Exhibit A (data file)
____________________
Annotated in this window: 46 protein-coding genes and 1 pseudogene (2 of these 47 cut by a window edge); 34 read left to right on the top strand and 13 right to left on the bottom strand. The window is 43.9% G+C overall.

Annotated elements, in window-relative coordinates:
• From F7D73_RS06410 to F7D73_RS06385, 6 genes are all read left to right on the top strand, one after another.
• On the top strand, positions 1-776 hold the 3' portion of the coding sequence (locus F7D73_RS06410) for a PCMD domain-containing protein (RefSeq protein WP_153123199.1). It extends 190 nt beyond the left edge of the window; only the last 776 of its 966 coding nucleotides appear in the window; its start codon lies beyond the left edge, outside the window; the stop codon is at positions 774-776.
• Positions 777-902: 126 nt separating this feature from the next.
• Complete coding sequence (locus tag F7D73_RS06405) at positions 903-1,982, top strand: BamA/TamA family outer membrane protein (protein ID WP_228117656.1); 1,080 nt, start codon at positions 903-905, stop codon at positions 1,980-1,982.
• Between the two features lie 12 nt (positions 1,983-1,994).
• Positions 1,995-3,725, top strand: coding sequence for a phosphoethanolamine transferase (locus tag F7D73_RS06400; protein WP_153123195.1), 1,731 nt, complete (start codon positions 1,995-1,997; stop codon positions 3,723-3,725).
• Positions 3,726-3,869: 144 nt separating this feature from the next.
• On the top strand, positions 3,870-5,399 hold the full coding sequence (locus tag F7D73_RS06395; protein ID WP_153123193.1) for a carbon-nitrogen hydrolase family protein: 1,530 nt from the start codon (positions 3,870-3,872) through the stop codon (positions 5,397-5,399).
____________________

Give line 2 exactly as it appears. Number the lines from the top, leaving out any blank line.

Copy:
Annotated elements, in window-relative coordinates: